Kingsford, quite simply, will be a great place to live.
Featuring an inherently ‘local’ character, Kingsford’s design will cleverly complement the undulating terrain, panoramic views, waterways and bushland of its surrounding landscape.
With open spaces, walkability and a pedestrian friendly design, it has been created as a destination in its own right.
Activated streets and public spaces will offer ongoing interest and excitement, whilst an all-new District Centre will be provide a nucleus of activity for residents and visitors alike. With an uninterrupted network of pathways connecting neighbourhoods with outdoor experiences, residents of Kingsford will be able to enjoy their community all year round.
When you make your home in Kingsford, you’re just minutes from all you need. The retained Ki It Monger Brook which meanders throughout the estate, with its towering gums, shading the natural walking trail that provides a haven of calm in a busy world.
The new playground offering space in for the kids to run around, a meeting place for families and friends, and a great place to get together for community events. Plus shops, community and sporting groups , local school are also within walking distance.
Kingsford at Bullsbrook is the perfect place for first time buyers looking for a new land estate in Perth, growing families and anyone who loves the idea of being part of a thriving community surrounded by the natural beauty, yet still want the conveniences of everyday life on your doorstep.
More on our Community
Located in one of the most promising growth corridors in Perth in the established township of Bullsbrook.
An address of over 2,500 lots and augmenting existing amenities with brand new community assets, Kingsford is set to raise the appeal of Bullsbrook, with the area expected to accommodate significant growth over the coming two decades.
The estimated resident population of Bullsbrook is expected to increase from 5,200 in 2016 to 20,500 by 2036.
Celebrating Bullbrook’s past.
Bulls Brook was a name given to the watercourse by settlers. It was named in honour of Lieutenant Henry Bull who took up land in the area in 1831. Early settlers cleared land for farming and sold wood for timber milling.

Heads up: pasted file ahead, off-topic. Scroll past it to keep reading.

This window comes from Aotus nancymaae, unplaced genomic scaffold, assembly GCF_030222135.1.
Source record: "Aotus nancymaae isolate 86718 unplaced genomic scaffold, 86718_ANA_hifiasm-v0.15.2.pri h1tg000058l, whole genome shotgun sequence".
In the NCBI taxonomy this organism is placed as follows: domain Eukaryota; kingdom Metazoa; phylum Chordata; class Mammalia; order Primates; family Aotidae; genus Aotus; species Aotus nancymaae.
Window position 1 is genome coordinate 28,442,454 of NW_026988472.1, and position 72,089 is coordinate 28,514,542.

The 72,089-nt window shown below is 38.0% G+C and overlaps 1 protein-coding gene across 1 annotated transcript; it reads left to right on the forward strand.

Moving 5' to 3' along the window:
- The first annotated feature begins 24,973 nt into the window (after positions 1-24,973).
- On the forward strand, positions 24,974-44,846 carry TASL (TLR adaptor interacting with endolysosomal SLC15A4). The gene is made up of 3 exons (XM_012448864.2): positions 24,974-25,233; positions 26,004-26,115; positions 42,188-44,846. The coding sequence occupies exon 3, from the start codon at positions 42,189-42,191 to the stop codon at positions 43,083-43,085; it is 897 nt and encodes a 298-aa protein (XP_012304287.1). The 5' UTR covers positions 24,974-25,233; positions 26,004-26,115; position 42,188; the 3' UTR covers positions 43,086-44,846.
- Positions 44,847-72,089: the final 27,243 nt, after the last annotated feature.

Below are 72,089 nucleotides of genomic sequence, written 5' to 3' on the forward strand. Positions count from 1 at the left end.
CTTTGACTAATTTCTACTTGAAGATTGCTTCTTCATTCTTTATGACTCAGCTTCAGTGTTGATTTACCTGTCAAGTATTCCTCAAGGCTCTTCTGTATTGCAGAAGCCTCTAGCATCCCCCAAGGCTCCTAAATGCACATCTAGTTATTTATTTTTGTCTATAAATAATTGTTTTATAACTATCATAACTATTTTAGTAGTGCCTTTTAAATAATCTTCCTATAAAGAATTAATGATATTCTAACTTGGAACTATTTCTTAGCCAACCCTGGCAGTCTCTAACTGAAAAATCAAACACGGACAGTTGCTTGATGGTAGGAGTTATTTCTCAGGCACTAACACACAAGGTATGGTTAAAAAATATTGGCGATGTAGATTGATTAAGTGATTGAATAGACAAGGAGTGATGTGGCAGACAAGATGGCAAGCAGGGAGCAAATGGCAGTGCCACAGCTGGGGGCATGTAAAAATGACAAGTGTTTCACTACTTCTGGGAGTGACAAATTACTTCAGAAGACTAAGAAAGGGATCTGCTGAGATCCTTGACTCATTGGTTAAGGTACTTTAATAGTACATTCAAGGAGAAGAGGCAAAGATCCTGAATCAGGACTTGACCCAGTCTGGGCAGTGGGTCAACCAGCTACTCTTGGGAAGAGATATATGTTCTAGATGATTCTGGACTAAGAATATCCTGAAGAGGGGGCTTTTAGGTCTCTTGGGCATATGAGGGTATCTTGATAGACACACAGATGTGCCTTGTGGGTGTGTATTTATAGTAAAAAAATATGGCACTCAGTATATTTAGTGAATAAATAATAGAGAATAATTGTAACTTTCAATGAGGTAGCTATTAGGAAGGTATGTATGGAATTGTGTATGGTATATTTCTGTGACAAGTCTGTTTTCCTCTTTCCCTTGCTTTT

One early pioneer was Edward Warren. He was a convict who was transported to Western Australia in 1845. He originally worked for the Governor of WA (Andrew Clarke) and received property in Bullsbrook as a wedding present when he married Ellen Dewar. They had 13 children.
Another large pioneering family were the Taylors, who originally owned the farmland on which Kingsford stands today. George Taylor settled in Bullsbrook after serving in India with the British Army for almost 20 years. George, his wife Susannah, and their four children started their farm in 1877.Bullsbrook had a railway siding on the Midland line where these early pioneers transported their produce. The district continued to grow as agriculture grew.
Around 1935, the military started using the area and established an airbase in 1939. It was decided to name the area after Charles Kingsford-Smith in 1935, and it was officially gazetted as Kingsford in 1936. In 1939, the name was changed back to Bullsbrook to avoid confusion with the Kingsford town in NSW, which also has an airbase. Pearce Airbase is named after a West Australian politician, Sir George Pearce.
Today, Bullsbrook is part of the Perth metropolitan area, linked by major roads and public transport. The district currently boasts a thriving population of over 5,100 people. And the name Kingsford has returned for the next chapter of the town’s history, as the community gets set to grow.
You can find out more about our local history at the Bullsbrook Museum.
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